Author: Jill Hofstra
How literature may add to family history
Edwina and her childhood seem to me like scenes of an old film. One of the nostalgic black-and-white ones from the penultimate turn of the century. On the cinema-screen of about 1905 and following years, appear the first trolley trams in Jamaica Plain, a southern suburb of the City of Boston. These streetcars mean danger for little girls like Edwina who are lucky at least, if the cow catcher protects them from being overrun by the electric vehicle. I did not know the term nor did I have a visual imagination. Now I have.
The first Ford T models frighten people in the streets of Jamaica Plain. Of course the neighborhood’s women still are not accustomed to buy their clothes in department stores. So Edwina’s mother, a widow, is able to earn her living by exercising the profession of a domestic dressmaker, working partly at home, but also for weeks at some families’ homes. We get to know many of the neighborhood people. And the most important information for the family historian is often hidden in subordinate clauses. So a young neighbor who travels from Boston to Seattle takes the route round Cap Horn. Amazing! but obviously not extraordinary at that time. Panama Canal did not open earlier than 1914. But why did he not go by train? This enigma keeps to be solved.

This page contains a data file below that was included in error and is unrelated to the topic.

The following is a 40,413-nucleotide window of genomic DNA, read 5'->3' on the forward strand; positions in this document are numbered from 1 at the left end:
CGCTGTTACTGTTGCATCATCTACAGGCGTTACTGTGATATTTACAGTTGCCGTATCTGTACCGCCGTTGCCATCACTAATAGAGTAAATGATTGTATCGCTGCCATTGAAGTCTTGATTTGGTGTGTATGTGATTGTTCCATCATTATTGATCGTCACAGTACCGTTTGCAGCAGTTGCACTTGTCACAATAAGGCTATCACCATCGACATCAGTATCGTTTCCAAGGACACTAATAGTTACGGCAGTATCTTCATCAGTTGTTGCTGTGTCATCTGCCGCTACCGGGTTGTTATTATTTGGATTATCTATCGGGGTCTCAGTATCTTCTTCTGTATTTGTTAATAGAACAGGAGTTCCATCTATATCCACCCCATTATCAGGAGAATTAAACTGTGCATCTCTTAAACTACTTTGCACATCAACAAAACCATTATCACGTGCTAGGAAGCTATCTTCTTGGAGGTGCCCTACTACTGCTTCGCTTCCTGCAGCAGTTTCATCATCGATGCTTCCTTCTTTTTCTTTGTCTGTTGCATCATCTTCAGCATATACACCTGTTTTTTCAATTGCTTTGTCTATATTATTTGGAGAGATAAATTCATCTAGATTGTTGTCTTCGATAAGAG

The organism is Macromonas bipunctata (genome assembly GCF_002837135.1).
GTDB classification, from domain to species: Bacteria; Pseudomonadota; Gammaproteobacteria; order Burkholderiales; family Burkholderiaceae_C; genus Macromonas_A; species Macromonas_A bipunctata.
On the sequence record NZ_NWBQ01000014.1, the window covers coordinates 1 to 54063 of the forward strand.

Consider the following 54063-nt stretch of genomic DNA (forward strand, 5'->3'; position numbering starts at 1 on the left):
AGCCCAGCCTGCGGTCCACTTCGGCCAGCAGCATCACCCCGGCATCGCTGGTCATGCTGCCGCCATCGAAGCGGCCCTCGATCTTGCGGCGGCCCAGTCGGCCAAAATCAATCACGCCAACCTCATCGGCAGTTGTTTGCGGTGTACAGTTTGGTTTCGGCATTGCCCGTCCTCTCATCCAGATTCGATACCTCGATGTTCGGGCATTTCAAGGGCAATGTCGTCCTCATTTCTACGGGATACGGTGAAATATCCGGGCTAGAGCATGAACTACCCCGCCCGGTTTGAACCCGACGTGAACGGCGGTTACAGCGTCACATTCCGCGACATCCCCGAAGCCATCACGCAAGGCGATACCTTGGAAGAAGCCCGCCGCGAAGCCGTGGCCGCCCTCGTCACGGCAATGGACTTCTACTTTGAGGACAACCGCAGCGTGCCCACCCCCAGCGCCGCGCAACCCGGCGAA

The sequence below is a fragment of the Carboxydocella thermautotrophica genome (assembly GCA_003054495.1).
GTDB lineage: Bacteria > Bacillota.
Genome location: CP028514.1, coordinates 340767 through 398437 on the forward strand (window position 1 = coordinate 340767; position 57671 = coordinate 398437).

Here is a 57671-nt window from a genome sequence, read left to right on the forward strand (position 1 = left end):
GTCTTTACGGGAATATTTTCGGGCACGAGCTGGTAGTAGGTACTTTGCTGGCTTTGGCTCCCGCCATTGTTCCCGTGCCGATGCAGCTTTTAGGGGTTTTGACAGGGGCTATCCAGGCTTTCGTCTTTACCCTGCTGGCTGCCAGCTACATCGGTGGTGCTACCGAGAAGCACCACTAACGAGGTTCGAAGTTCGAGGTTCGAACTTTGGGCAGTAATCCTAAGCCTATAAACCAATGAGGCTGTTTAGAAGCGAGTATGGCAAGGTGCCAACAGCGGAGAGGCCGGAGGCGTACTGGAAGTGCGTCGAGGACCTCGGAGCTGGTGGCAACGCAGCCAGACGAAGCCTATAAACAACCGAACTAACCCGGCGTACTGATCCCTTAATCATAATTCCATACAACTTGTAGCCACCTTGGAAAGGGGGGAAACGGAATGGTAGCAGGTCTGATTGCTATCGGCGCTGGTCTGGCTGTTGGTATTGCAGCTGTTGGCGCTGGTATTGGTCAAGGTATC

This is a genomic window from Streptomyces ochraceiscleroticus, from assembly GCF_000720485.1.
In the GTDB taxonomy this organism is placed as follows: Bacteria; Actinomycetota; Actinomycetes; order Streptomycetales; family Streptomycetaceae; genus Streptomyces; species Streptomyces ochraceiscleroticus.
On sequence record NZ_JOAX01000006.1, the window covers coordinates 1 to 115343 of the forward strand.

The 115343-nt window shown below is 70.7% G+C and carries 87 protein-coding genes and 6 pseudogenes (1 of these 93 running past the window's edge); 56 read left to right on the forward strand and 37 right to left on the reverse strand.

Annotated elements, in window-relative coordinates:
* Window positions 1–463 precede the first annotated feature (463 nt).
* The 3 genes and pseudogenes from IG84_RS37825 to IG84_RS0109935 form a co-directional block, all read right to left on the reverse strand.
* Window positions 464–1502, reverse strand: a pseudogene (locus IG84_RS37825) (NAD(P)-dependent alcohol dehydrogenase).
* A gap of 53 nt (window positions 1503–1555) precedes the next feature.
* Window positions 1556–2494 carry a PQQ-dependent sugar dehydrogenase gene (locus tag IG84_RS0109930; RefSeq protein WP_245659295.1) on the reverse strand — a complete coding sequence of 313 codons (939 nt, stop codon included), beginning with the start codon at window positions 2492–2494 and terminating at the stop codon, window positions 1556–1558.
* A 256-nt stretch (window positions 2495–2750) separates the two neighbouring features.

The family researcher receives a lot of more wonderful details about daily life at that time. When I discovered this book I was about writing an essay on a branch of my own Bostonian family. Of course it was a special highlight for me, when I learned, that daughter and grandsons of the forty-eighter Frederick B. Teuthorn had been neighbors of Edwina and her mother Clara McNeill. So I could add the contemporaneous local smell to my story.
PT – Amazon-Rezension – 3. Mai 2010